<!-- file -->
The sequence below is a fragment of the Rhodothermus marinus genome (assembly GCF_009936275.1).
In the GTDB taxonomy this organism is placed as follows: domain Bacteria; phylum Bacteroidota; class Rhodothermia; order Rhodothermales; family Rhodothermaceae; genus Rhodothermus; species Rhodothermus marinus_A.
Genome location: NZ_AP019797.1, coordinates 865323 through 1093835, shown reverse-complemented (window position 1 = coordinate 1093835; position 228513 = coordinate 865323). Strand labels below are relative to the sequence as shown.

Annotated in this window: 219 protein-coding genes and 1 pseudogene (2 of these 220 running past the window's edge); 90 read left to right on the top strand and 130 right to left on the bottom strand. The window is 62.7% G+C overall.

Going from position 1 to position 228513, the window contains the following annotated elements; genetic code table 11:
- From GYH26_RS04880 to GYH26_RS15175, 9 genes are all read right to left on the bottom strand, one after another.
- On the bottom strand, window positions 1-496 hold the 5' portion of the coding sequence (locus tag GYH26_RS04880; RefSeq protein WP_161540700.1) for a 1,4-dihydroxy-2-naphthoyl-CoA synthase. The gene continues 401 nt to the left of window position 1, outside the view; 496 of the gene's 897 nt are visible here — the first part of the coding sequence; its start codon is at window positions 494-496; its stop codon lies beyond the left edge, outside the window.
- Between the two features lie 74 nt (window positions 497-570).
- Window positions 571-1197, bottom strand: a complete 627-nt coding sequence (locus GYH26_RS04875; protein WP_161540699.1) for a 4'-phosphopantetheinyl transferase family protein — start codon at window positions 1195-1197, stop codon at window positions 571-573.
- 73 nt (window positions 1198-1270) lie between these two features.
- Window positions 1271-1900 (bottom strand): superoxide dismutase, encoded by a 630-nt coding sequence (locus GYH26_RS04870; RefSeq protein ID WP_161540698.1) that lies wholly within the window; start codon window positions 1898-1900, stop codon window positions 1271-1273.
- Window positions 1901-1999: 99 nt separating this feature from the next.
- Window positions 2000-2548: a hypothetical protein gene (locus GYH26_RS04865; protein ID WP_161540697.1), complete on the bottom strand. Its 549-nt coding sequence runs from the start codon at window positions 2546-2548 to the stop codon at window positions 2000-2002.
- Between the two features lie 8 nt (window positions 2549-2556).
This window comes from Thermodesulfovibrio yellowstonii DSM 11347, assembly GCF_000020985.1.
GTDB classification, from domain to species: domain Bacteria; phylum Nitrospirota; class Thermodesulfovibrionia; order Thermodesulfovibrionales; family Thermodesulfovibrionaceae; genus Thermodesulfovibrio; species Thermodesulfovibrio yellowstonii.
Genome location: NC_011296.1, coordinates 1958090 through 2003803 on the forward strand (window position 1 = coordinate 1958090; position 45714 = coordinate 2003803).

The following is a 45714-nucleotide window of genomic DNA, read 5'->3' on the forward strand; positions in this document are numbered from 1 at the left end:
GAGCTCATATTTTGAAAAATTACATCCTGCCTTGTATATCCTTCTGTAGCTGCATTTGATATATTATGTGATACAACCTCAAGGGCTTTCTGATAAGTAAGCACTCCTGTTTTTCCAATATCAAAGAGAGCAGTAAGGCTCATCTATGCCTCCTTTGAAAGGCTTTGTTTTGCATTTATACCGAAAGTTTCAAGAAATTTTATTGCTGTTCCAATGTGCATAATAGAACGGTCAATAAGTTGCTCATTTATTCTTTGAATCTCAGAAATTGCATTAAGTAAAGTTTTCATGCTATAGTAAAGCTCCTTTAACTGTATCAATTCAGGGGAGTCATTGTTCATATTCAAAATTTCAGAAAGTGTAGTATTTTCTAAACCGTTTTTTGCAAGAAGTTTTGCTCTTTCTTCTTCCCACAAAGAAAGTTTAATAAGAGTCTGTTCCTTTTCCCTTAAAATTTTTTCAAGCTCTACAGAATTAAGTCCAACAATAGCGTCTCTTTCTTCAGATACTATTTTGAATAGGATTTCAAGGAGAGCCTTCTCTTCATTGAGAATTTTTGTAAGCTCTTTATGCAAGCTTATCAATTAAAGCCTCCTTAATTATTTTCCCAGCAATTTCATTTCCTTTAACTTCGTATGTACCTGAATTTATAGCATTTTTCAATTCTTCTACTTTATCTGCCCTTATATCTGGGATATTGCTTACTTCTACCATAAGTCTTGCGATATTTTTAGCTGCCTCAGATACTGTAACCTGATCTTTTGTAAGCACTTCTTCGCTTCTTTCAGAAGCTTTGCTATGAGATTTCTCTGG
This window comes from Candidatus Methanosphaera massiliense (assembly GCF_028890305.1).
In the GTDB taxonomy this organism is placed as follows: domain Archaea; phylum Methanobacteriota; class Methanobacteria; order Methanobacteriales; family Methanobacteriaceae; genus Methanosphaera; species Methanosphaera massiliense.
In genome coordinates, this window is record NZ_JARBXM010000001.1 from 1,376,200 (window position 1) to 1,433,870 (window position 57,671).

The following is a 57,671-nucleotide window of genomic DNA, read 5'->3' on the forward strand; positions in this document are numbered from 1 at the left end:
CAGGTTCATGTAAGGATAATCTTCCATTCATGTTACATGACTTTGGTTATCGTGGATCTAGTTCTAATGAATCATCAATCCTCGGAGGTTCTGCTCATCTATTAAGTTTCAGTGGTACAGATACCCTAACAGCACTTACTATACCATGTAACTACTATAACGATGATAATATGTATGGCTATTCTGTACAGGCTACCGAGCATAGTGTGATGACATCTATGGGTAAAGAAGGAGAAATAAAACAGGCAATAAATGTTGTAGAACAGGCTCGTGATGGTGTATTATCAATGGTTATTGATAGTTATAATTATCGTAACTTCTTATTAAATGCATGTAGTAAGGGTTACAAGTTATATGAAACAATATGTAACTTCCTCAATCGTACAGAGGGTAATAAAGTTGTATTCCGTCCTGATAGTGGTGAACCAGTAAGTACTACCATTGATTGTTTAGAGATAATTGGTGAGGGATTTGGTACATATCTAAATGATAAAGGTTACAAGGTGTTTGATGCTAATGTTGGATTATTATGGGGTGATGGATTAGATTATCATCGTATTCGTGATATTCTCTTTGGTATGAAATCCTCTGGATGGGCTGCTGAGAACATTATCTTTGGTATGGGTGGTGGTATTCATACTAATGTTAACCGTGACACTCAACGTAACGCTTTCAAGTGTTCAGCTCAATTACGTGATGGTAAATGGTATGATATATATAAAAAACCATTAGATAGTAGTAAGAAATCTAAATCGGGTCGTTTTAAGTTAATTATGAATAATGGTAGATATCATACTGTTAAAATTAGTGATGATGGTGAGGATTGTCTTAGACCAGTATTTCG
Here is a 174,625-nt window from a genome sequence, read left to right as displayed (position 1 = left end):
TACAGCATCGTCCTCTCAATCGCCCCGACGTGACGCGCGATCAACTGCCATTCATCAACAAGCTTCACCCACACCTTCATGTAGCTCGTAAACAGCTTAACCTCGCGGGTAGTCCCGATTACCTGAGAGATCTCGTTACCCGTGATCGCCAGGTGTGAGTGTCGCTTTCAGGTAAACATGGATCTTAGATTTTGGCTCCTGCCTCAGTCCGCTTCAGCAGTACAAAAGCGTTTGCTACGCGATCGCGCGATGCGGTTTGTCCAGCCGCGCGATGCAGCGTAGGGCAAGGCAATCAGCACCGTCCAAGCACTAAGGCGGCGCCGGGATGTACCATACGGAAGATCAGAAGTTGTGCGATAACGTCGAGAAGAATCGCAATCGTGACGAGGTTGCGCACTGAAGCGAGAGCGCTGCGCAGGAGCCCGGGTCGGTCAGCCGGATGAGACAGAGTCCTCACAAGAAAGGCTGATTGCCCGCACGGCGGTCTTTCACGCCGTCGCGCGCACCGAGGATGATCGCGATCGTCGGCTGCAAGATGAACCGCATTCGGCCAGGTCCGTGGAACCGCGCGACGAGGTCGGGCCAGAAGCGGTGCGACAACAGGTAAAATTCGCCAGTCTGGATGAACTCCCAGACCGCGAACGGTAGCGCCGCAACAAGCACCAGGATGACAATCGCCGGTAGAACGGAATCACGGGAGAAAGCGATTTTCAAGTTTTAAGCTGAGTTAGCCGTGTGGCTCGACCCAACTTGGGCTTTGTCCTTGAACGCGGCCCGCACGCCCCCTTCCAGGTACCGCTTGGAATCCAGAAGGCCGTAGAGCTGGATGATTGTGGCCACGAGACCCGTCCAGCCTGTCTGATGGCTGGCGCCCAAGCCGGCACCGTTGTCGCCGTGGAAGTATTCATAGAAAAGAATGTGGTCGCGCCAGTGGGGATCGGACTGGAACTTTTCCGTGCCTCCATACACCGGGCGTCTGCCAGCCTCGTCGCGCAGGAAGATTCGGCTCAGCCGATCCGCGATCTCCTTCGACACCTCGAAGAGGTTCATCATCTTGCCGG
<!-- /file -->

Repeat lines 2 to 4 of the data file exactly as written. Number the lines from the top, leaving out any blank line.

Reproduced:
In the GTDB taxonomy this organism is placed as follows: domain Bacteria; phylum Bacteroidota; class Rhodothermia; order Rhodothermales; family Rhodothermaceae; genus Rhodothermus; species Rhodothermus marinus_A.
Genome location: NZ_AP019797.1, coordinates 865323 through 1093835, shown reverse-complemented (window position 1 = coordinate 1093835; position 228513 = coordinate 865323). Strand labels below are relative to the sequence as shown.

Annotated in this window: 219 protein-coding genes and 1 pseudogene (2 of these 220 running past the window's edge); 90 read left to right on the top strand and 130 right to left on the bottom strand. The window is 62.7% G+C overall.